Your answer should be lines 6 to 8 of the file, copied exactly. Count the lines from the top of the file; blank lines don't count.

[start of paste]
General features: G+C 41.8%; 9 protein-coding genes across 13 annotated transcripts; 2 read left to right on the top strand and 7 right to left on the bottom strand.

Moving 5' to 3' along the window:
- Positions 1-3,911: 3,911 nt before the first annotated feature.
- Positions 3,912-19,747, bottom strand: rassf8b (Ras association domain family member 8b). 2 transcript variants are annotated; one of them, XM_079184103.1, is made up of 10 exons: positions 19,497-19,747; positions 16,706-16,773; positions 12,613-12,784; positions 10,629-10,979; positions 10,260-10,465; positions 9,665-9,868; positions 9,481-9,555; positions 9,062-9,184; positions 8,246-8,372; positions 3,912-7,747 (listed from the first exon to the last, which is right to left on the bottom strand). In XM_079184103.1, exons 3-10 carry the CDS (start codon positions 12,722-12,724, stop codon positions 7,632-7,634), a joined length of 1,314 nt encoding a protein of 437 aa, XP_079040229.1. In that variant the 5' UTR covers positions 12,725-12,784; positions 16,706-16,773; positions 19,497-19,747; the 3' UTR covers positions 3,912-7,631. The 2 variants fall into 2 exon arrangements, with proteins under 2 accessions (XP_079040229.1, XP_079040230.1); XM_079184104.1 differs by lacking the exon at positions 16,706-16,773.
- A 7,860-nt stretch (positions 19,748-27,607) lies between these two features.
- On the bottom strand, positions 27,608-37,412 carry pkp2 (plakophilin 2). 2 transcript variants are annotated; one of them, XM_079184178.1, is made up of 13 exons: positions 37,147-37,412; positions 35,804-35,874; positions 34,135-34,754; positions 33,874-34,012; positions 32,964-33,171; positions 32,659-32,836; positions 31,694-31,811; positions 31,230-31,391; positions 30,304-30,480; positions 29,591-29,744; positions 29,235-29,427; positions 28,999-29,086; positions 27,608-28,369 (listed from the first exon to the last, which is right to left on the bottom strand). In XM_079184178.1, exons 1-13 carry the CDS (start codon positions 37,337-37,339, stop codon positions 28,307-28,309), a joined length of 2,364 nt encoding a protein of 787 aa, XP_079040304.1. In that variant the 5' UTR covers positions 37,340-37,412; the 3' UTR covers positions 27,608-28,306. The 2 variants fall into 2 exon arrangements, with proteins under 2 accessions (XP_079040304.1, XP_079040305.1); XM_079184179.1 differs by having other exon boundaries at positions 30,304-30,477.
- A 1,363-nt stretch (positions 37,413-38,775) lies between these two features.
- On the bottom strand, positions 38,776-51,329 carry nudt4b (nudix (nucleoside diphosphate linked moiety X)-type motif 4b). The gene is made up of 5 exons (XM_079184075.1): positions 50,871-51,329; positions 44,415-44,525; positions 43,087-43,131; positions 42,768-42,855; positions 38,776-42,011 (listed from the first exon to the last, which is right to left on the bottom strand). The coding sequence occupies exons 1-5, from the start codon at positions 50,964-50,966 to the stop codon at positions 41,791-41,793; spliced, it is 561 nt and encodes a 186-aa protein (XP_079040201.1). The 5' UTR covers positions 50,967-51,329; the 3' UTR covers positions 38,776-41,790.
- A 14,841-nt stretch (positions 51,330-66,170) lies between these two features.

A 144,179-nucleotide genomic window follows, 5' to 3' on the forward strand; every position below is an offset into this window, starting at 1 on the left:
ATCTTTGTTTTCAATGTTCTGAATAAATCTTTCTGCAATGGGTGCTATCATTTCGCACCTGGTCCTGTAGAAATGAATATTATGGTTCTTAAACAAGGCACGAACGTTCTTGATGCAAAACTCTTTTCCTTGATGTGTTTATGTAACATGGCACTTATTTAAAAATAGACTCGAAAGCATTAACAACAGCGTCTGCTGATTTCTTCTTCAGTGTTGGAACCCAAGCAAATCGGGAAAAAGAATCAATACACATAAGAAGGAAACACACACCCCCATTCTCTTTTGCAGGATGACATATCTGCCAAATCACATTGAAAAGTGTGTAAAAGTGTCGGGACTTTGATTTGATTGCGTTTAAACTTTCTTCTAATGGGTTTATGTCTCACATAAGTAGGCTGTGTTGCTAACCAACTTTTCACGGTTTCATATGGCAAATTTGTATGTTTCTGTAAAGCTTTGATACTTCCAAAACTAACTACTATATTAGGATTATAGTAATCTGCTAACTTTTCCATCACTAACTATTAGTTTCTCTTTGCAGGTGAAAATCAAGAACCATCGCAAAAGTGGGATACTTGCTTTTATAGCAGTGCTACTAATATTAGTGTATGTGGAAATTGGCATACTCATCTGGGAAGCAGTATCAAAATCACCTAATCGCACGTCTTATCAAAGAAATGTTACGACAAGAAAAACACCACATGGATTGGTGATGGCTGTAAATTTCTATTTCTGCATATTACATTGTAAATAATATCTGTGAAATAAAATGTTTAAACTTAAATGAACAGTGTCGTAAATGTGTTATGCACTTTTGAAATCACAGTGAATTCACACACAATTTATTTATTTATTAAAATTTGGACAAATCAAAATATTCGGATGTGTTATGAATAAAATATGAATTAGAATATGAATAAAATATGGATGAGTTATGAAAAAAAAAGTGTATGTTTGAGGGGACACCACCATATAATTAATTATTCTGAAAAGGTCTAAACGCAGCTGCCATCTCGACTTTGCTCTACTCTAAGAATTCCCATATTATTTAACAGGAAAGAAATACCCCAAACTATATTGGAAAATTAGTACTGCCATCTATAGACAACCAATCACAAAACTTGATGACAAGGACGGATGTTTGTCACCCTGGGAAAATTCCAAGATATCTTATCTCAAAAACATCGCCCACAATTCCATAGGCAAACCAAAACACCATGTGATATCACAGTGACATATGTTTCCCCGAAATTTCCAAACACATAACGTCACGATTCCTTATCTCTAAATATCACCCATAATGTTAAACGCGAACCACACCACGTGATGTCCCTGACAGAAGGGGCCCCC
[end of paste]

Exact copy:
- On the bottom strand, positions 27,608-37,412 carry pkp2 (plakophilin 2). 2 transcript variants are annotated; one of them, XM_079184178.1, is made up of 13 exons: positions 37,147-37,412; positions 35,804-35,874; positions 34,135-34,754; positions 33,874-34,012; positions 32,964-33,171; positions 32,659-32,836; positions 31,694-31,811; positions 31,230-31,391; positions 30,304-30,480; positions 29,591-29,744; positions 29,235-29,427; positions 28,999-29,086; positions 27,608-28,369 (listed from the first exon to the last, which is right to left on the bottom strand). In XM_079184178.1, exons 1-13 carry the CDS (start codon positions 37,337-37,339, stop codon positions 28,307-28,309), a joined length of 2,364 nt encoding a protein of 787 aa, XP_079040304.1. In that variant the 5' UTR covers positions 37,340-37,412; the 3' UTR covers positions 27,608-28,306. The 2 variants fall into 2 exon arrangements, with proteins under 2 accessions (XP_079040304.1, XP_079040305.1); XM_079184179.1 differs by having other exon boundaries at positions 30,304-30,477.
- A 1,363-nt stretch (positions 37,413-38,775) lies between these two features.
- On the bottom strand, positions 38,776-51,329 carry nudt4b (nudix (nucleoside diphosphate linked moiety X)-type motif 4b). The gene is made up of 5 exons (XM_079184075.1): positions 50,871-51,329; positions 44,415-44,525; positions 43,087-43,131; positions 42,768-42,855; positions 38,776-42,011 (listed from the first exon to the last, which is right to left on the bottom strand). The coding sequence occupies exons 1-5, from the start codon at positions 50,964-50,966 to the stop codon at positions 41,791-41,793; spliced, it is 561 nt and encodes a 186-aa protein (XP_079040201.1). The 5' UTR covers positions 50,967-51,329; the 3' UTR covers positions 38,776-41,790.